Justin Schneider is director of state government relations for Indiana Farm Bureau.
It's no secret that in recent years consumers have shown more interest in how their food is produced and processed, and they have expressed concerns with potential effects that farming has on the environment.
However, there is often a disconnect between the farmer and today's consumer that can fuel suspicions about the way food is produced. In the United States, and similarly in Indiana, less than 2 percent of the population makes its living farming. The average Hoosier is three or more generations removed from the farm. Once you take that into account, it's easy to see how the seeds of doubt can start to take root.
I have witnessed this disconnect at the Statehouse and in various communities throughout the state. A recent piece by Tim Dygert of Whitley Waters Matter (“Feed-ing us a line,” Feb. 28) referenced a number of the concerns I often hear regarding large livestock operations. I felt it was important to share the perspective of the agricultural community represented by the Indiana Farm Bureau.
One point made by Dygert was that the Indiana Farm Bureau and other agriculture groups have opposed any legislation to regulate livestock operations. It is true that the Indiana Farm Bureau did not support the bill he mentioned, House Bill 1369, because the bureau believes the framework and laws needed to protect citizens and the environment are already in place.
The Indiana Department of Environmental Management has oversight on these operations from building design and construction to monitoring stormwater and approving manure storage plans.
In our opinion, the interaction of IDEM and local officials reviewing livestock operations across Indiana, and most recently in Whitley County, has worked. In fact, the bureau would like to see the oversight by IDEM enhanced and properly funded to increase efficiency and effectiveness, but the necessary legislation is in place.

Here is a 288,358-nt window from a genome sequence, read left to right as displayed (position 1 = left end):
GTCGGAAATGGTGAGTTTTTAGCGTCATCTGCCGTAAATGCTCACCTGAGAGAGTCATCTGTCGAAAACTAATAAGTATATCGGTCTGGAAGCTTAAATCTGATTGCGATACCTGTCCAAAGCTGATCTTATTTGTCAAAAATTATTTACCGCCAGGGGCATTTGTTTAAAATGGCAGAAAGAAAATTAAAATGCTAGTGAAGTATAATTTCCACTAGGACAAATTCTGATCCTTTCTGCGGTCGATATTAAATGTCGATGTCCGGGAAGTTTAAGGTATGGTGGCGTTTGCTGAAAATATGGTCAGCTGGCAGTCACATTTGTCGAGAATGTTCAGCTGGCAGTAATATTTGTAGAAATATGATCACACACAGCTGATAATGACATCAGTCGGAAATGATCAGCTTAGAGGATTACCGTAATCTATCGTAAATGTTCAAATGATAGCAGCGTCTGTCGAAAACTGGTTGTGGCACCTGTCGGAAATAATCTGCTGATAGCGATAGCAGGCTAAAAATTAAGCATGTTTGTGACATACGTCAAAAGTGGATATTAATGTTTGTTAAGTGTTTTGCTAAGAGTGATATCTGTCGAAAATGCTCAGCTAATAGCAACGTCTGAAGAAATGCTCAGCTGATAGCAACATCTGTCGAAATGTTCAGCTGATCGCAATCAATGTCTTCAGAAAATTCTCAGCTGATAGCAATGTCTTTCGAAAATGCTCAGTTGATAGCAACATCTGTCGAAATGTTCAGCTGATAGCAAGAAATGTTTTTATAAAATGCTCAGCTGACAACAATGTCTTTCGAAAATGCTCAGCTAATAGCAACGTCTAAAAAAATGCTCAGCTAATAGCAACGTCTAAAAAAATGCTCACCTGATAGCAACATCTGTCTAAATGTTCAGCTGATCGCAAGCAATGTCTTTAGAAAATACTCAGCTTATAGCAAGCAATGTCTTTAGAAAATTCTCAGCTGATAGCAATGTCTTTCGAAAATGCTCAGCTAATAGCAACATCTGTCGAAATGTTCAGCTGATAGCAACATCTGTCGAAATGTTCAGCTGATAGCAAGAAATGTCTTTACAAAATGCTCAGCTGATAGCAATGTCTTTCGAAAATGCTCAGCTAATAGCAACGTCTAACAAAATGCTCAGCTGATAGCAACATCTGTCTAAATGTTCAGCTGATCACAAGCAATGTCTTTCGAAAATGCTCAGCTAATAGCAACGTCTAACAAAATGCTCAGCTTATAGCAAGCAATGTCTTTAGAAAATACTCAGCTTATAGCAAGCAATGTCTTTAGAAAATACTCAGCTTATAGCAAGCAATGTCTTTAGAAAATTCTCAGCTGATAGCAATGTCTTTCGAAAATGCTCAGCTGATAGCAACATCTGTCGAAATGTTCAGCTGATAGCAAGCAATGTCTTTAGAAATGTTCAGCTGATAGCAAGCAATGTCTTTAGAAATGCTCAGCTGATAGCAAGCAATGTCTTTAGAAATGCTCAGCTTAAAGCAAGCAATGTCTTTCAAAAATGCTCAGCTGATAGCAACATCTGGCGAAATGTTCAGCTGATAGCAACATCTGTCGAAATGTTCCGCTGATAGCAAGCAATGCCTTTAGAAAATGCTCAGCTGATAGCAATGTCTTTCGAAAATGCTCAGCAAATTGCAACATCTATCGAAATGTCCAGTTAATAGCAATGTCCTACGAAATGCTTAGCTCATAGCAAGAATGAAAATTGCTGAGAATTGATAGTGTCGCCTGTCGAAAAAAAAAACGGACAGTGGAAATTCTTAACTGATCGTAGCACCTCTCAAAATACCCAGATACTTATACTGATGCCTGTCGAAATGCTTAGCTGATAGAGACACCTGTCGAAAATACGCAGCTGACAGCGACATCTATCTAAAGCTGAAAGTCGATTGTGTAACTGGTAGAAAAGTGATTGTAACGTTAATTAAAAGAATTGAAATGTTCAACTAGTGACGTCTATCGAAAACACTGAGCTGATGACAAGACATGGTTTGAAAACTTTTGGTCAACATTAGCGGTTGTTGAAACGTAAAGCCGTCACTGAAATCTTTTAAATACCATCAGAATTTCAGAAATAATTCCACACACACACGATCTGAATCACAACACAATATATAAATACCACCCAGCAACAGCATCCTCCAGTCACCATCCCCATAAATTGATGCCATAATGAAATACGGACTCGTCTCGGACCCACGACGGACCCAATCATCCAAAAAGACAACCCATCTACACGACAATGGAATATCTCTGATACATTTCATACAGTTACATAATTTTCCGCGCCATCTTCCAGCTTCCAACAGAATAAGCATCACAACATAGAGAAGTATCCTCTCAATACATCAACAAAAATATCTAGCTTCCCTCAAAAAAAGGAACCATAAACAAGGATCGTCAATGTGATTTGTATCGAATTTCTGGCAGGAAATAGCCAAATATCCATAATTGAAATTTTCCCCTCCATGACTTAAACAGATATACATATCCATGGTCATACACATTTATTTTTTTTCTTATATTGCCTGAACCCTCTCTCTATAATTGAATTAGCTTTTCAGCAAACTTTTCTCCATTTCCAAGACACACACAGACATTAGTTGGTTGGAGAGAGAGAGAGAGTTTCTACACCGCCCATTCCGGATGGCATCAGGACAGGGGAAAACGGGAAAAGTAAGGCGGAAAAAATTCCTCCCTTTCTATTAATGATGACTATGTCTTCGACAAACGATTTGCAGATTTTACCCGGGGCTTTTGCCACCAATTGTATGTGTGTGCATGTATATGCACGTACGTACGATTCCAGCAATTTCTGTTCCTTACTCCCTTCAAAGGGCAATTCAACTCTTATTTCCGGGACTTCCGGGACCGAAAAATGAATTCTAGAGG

Another statement by Dygert focused specifically on our lobbying efforts, calling them “aggressive.” The Indiana Farm Bureau is a grassroots organization. Our members are 70,000 farm families spread across all 92 counties. These farmer members work to adopt new policy and amend existing policy for the organization each year.
The Farm Bureau process of refining and updating our policy positions begins with our members at the county level. While I do testify in hearings and speak with legislators about bills that would affect agriculture, our members do a lot of the heavy lifting by working with their elected officials throughout the year.
This year, one of Indiana Farm Bureau's policy priorities was to protect livestock farmers. Our members took that message to the Statehouse en masse. Members from county Farm Bureaus have been at the Statehouse most days during the session, meeting with their legislators.
We are extremely proud of the members who have found their voice and worked hard to protect their livelihood. Our members' involvement in the political process is impressive, not aggressive.
Dygert also wrote that the building and expansion of livestock operations is all about money. He characterized the Indiana Farm Bureau as a cog in a machine working for the interests of large “corporate” farms. The fact is that 97 percent of farms in Indiana are family-owned. Farming is a business and farmers have to provide for their families. These barns are often used as a way to diversify or expand an operation, giving younger members of a farming family an opportunity to return to struggling rural communities.
Finally, I'd like to address Dygert's comments stating that farmers aren't actually feeding the world. He wrote that meat is a luxury that a lot of the world's population cannot afford. While it is true that the poorest among us still struggle to access food, these livestock barns have greatly reduced the cost of meat for the average consumer. The barns provide animals with safe, clean housing and greatly increase the efficiencies of livestock operations.
It might surprise Dygert that the very livestock producers he rebuked make consistent donations of meat products to help feed Indiana's citizens who struggle with food access. Indiana Farm Bureau and the American Farm Bureau Federation both consistently support the efforts of Feeding America.
With a regulatory framework in place, rising demand for meat products and farmers willing to work to supply those products, it's important to allow livestock farmers to start or expand their operations.
If farmers aren't allowed to feed the world, who will?